Russia’s recent veto of a draft UN Security Council Resolution linking climate change to international security has underlined the growing dysfunction and paralysis within the world’s most important institution for managing international peace and security. While geopolitical tensions, especially among the so-called ‘P3’ (China, Russia and the United States) have been in the ascendancy for at least a decade, their impact on the efficacy of Security Council decision-making is now such that it is worth asking whether the world is reverting to cold war geopolitics, and what the consequences of such a reversion might be. In a context where Security Council reform appears to be somewhere between unlikely and impossible, this panel will assess current dynamics within the Council, the prospects for reversing the disturbing trend towards dysfunction, and the risks to global security of failing to do so.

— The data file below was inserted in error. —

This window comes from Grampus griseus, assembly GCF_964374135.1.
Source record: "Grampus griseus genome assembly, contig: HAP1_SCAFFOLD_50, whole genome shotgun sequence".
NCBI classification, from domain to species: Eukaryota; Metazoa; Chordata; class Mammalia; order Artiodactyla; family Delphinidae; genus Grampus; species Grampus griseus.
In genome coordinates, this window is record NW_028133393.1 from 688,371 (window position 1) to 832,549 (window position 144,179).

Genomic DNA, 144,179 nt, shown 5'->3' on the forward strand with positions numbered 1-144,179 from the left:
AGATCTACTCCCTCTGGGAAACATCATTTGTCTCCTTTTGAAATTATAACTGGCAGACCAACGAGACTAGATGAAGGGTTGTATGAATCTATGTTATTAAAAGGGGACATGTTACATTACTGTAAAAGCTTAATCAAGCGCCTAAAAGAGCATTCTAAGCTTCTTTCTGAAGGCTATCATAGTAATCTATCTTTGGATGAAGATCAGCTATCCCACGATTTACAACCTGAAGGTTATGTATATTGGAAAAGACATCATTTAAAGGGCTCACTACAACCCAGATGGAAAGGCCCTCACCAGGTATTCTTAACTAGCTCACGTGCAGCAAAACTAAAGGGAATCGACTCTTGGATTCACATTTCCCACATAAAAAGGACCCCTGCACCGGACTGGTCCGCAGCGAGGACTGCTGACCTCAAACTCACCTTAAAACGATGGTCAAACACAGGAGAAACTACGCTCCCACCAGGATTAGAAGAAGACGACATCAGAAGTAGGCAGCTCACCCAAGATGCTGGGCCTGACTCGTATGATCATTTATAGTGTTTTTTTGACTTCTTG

Guillermo Rishchynski, retired Canadian diplomat and former Ambassador and Permanent Representative of Canada to the United Nations (2011-16)
Caroline Dunton, PhD candidate at the University of Ottawa and former Leger-Cadieux Fellow at Global Affairs Canada; her research focuses on Canadian foreign policy and the politics of campaigns for the UN Security Council
Alistair Edgar, BSIA and Laurier faculty member, and former executive director of the Academic Council on the United Nations System (ACUNS)